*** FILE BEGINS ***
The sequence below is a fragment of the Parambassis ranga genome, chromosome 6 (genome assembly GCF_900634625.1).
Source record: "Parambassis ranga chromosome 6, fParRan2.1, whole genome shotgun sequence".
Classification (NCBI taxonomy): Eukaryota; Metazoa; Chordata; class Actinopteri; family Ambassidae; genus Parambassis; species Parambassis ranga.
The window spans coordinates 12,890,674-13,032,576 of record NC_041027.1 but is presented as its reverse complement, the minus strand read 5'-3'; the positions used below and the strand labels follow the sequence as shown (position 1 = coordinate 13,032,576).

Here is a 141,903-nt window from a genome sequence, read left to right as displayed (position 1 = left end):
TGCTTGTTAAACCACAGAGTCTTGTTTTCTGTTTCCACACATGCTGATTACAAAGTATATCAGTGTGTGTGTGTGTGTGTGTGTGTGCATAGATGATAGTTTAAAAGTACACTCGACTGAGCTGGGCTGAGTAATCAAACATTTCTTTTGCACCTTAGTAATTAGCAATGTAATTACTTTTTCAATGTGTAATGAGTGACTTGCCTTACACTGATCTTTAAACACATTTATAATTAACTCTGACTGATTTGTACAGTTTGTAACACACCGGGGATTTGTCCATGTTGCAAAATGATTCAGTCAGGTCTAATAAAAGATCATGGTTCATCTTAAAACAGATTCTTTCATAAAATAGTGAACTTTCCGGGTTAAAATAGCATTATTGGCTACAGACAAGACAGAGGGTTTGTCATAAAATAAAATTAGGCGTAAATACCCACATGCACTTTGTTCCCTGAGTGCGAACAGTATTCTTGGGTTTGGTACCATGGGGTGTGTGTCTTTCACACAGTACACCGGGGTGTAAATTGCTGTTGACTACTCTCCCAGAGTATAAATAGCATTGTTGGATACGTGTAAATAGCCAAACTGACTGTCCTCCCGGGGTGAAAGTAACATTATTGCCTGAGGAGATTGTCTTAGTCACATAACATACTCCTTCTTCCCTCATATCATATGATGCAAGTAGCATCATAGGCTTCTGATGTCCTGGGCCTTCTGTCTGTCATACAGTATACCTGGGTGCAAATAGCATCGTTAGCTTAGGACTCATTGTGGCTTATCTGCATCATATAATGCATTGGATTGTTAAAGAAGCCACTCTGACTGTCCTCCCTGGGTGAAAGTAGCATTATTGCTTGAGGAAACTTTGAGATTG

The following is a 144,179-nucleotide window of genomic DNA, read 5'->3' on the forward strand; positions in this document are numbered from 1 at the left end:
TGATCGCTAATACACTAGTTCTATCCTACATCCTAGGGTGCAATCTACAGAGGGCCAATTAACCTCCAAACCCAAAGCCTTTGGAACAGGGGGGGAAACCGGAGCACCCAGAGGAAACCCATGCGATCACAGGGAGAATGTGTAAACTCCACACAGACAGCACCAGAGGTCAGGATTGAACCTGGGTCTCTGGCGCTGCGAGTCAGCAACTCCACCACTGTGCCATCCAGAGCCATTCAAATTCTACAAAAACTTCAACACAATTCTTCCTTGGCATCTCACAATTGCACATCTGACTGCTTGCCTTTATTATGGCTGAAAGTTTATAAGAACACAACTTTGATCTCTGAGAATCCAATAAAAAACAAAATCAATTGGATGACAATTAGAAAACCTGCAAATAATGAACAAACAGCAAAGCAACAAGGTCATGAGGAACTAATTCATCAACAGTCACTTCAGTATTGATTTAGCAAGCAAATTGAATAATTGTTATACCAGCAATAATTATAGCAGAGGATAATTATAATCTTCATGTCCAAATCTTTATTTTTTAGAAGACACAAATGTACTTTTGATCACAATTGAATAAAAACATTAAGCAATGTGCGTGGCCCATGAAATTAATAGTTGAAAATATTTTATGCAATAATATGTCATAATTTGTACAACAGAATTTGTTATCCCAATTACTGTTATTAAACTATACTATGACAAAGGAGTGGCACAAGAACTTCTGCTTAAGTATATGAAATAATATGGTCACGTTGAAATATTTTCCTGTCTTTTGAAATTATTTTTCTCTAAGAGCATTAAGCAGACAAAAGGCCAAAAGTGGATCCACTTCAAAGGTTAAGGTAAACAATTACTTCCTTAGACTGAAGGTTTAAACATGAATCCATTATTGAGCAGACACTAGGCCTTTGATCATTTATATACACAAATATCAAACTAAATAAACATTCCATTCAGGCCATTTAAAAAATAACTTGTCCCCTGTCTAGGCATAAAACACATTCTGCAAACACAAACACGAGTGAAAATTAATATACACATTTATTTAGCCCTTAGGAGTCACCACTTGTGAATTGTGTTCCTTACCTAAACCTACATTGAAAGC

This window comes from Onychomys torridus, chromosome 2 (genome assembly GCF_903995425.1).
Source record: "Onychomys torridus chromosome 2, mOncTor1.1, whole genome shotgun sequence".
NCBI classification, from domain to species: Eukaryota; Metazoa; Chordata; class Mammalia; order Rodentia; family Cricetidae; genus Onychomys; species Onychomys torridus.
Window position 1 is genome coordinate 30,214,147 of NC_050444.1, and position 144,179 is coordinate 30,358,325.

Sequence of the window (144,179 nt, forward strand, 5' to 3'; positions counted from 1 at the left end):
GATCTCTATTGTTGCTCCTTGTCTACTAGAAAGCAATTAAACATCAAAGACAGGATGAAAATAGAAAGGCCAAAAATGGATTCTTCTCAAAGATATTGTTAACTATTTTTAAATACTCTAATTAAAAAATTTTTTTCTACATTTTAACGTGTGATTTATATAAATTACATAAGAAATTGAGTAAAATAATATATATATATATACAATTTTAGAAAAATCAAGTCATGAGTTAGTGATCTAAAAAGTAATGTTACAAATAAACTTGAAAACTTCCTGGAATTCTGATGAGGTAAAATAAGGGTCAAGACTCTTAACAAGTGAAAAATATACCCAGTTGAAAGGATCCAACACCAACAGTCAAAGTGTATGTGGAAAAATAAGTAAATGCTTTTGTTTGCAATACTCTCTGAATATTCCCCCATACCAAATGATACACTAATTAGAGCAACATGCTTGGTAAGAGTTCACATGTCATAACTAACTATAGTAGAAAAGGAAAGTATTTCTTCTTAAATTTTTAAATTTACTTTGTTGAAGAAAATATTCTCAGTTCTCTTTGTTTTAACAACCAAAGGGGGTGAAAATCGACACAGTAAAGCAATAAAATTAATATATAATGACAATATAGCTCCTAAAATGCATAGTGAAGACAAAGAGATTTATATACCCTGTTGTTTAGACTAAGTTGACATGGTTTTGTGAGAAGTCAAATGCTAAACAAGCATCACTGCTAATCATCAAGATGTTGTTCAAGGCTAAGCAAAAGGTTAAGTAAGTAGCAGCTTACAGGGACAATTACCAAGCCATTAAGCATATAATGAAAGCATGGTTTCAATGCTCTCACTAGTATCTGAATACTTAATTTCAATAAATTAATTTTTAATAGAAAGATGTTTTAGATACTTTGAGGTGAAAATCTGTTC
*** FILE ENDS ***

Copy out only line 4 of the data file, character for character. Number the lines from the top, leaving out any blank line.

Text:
The window spans coordinates 12,890,674-13,032,576 of record NC_041027.1 but is presented as its reverse complement, the minus strand read 5'-3'; the positions used below and the strand labels follow the sequence as shown (position 1 = coordinate 13,032,576).